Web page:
5. #24
    Join Date
    Oct 2011
    Location
    Edmonton, Alberta, Canada
    Posts
    1,464

    Default Re: Bottom Board Mite Counts

    There are two different types of sticky board mite counts.

    First one, and one thread started with is daily dead mite drop. Our Apiarist advises to total dead mite drop over a three day period. If total drop over three days is 30 or more, then mite reduction is in order.

    Second sticky board count is dead mite count after a treatment. Treatment is often OAV or Apivar. With OAV, do a three day dead mite drop total. I like to see the three day dead mite drop below 30 before I stop doing treatments 4-7 days apart. ????My understanding is that dead mite drop occurs over a longer period of time with Apivar so one would need to do a total over a week or two.

    I do not do an all season long sticky board mite count. I choose to do an early spring, 42 plus day Apivar treatment, a late August-early September OAV and a dead mite count to determine follow up OAV, and then do a late October/no brood, one or two treatment with OAV. My three day dead mite count after OAV in early September was less than 10.
    Zone 3b. If you always do what you always did, you'll always get what you always got!

  6. #25
    Join Date
    Aug 2019
    Location
    Cumberland County, NC
    Posts
    10

    Default Re: Bottom Board Mite Counts

    Quote Originally Posted by GreenBeehives View Post
    We used DDC on 24 hours to verify the effectiveness of thermal treatment with The Victor, which heats the brood super to 106F for three hours. We counted each 24 hour period for 15 days after treatment. Typically, we would get a count in low 100's the day of treatment which was the phoretic mites, and thirties for each day for 14 days after which were the mites killed in the capped brood. And, after 14 days the count would drop to single digits when all the capped brood that were treated had hatched. We like the fact that our data had two significant digits rather than one, which is all you get with a wash or sugar roll. Therefor more precise, if not perfect.
    I'd forgotten about the thermal treatment as this isn't available to me at this point. Thanks for that reminder. Will have to look into this to add the the arsenal of tools.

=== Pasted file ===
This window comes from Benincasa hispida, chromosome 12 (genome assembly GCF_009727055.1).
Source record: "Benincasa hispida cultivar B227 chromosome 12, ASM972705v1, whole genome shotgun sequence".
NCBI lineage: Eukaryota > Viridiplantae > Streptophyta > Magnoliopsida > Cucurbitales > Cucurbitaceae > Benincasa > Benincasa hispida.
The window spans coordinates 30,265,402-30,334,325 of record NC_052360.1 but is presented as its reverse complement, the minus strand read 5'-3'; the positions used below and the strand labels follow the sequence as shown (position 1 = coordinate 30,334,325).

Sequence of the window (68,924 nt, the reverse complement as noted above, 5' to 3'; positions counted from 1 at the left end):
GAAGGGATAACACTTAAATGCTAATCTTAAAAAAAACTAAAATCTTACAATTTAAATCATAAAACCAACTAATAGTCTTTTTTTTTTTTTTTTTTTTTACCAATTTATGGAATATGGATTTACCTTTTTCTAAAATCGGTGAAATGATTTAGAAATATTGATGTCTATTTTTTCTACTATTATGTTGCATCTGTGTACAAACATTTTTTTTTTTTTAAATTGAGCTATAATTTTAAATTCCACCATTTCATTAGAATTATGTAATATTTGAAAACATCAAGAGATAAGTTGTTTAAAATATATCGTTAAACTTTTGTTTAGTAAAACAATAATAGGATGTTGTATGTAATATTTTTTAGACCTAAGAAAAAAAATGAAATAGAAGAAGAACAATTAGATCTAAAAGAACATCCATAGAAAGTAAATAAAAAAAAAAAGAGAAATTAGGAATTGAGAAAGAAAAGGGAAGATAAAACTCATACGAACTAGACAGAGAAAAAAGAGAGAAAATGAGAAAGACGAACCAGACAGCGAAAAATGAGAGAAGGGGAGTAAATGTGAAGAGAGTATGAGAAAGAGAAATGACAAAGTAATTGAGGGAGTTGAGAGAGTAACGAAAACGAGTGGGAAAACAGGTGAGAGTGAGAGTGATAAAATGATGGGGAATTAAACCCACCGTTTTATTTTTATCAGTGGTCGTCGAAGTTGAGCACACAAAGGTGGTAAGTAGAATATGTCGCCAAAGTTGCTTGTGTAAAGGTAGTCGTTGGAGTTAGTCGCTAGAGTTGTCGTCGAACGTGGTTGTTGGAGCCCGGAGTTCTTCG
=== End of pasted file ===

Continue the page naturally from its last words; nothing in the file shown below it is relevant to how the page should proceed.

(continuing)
Cheers!

  7. #26
    Join Date
    Aug 2019
    Location
    Cumberland County, NC
    Posts
    10

    Default Re: Bottom Board Mite Counts

    WOW! This is the first time I find as much information on how to look at hive debris to glean knowledge from the hive. I'd been figuring it all out on my own since I can't seem to find anyone to help with that. I had wondered about the body parts. . .

    It seems that a hive can be "inspected" without even opening it by two methods: entrance observation and bottom board debris. I think that you can limit disrupting the hive with those means, though I know we have to count mites from time to time.

    Thanks so much for this post!

    To "BecunaBees" who wishes to keep spreadsheets. I thinks it's the way to go. Spreadsheets are endless and will store a ton. I keep expenses, treatment trends, a casual log for when I don't open, and a more formal one for when I do for each hive. Color tabs are a wonderful thing to stay organized!

    Trending is a great way to see what's happening with or without treatment. My objective was to not only learn but also because I really hoped for a turn around. I count every 3 days and remove the parchment paper each time to make counting easier. Seeing it trend down was encouraging. Then you can consolidate that data with your count from a wash or a sugar roll.

    Grant you, you couldn't do this if you had 100 hives. But you could still do it for a select few for a pulse.

    P.S. Yes, I know this hive is not doing well. Hence the urgency to track.